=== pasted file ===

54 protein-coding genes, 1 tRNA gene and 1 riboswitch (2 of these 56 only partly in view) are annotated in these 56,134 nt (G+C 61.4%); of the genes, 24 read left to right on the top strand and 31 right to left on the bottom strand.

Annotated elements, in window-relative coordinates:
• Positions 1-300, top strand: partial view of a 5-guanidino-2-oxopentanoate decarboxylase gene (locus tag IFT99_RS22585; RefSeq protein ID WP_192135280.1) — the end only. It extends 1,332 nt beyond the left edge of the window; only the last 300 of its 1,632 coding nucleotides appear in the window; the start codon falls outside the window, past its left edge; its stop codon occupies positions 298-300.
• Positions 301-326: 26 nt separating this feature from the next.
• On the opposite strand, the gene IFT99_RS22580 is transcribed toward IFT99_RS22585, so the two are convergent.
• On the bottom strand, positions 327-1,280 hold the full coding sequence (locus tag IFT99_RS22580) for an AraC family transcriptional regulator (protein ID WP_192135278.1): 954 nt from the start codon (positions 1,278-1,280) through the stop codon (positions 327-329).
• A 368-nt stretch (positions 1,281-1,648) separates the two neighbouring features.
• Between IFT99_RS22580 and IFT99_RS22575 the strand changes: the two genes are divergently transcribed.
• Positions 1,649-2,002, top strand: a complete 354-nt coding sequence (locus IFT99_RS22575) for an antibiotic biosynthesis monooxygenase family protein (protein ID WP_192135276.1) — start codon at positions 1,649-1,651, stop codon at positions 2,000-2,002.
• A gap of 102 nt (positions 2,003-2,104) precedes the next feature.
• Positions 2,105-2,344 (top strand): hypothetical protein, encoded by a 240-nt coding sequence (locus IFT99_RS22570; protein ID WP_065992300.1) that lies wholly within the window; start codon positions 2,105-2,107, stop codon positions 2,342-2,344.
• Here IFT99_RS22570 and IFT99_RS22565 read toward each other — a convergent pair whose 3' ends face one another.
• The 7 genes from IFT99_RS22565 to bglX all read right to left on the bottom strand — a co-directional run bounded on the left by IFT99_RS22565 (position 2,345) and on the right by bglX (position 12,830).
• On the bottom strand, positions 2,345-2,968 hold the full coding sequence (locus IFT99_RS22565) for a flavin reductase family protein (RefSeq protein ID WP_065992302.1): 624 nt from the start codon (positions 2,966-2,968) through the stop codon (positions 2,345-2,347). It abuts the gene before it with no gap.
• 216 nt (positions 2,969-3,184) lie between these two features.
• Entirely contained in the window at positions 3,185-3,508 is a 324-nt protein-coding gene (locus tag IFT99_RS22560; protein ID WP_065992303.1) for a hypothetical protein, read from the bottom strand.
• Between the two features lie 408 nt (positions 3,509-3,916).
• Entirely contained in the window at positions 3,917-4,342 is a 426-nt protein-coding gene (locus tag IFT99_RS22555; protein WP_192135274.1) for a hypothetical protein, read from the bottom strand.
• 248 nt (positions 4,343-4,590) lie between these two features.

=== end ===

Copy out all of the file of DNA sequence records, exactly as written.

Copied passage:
54 protein-coding genes, 1 tRNA gene and 1 riboswitch (2 of these 56 only partly in view) are annotated in these 56,134 nt (G+C 61.4%); of the genes, 24 read left to right on the top strand and 31 right to left on the bottom strand.

Annotated elements, in window-relative coordinates:
• Positions 1-300, top strand: partial view of a 5-guanidino-2-oxopentanoate decarboxylase gene (locus tag IFT99_RS22585; RefSeq protein ID WP_192135280.1) — the end only. It extends 1,332 nt beyond the left edge of the window; only the last 300 of its 1,632 coding nucleotides appear in the window; the start codon falls outside the window, past its left edge; its stop codon occupies positions 298-300.
• Positions 301-326: 26 nt separating this feature from the next.
• On the opposite strand, the gene IFT99_RS22580 is transcribed toward IFT99_RS22585, so the two are convergent.
• On the bottom strand, positions 327-1,280 hold the full coding sequence (locus tag IFT99_RS22580) for an AraC family transcriptional regulator (protein ID WP_192135278.1): 954 nt from the start codon (positions 1,278-1,280) through the stop codon (positions 327-329).
• A 368-nt stretch (positions 1,281-1,648) separates the two neighbouring features.
• Between IFT99_RS22580 and IFT99_RS22575 the strand changes: the two genes are divergently transcribed.
• Positions 1,649-2,002, top strand: a complete 354-nt coding sequence (locus IFT99_RS22575) for an antibiotic biosynthesis monooxygenase family protein (protein ID WP_192135276.1) — start codon at positions 1,649-1,651, stop codon at positions 2,000-2,002.
• A gap of 102 nt (positions 2,003-2,104) precedes the next feature.
• Positions 2,105-2,344 (top strand): hypothetical protein, encoded by a 240-nt coding sequence (locus IFT99_RS22570; protein ID WP_065992300.1) that lies wholly within the window; start codon positions 2,105-2,107, stop codon positions 2,342-2,344.
• Here IFT99_RS22570 and IFT99_RS22565 read toward each other — a convergent pair whose 3' ends face one another.
• The 7 genes from IFT99_RS22565 to bglX all read right to left on the bottom strand — a co-directional run bounded on the left by IFT99_RS22565 (position 2,345) and on the right by bglX (position 12,830).
• On the bottom strand, positions 2,345-2,968 hold the full coding sequence (locus IFT99_RS22565) for a flavin reductase family protein (RefSeq protein ID WP_065992302.1): 624 nt from the start codon (positions 2,966-2,968) through the stop codon (positions 2,345-2,347). It abuts the gene before it with no gap.
• 216 nt (positions 2,969-3,184) lie between these two features.
• Entirely contained in the window at positions 3,185-3,508 is a 324-nt protein-coding gene (locus tag IFT99_RS22560; protein ID WP_065992303.1) for a hypothetical protein, read from the bottom strand.
• Between the two features lie 408 nt (positions 3,509-3,916).
• Entirely contained in the window at positions 3,917-4,342 is a 426-nt protein-coding gene (locus tag IFT99_RS22555; protein WP_192135274.1) for a hypothetical protein, read from the bottom strand.
• 248 nt (positions 4,343-4,590) lie between these two features.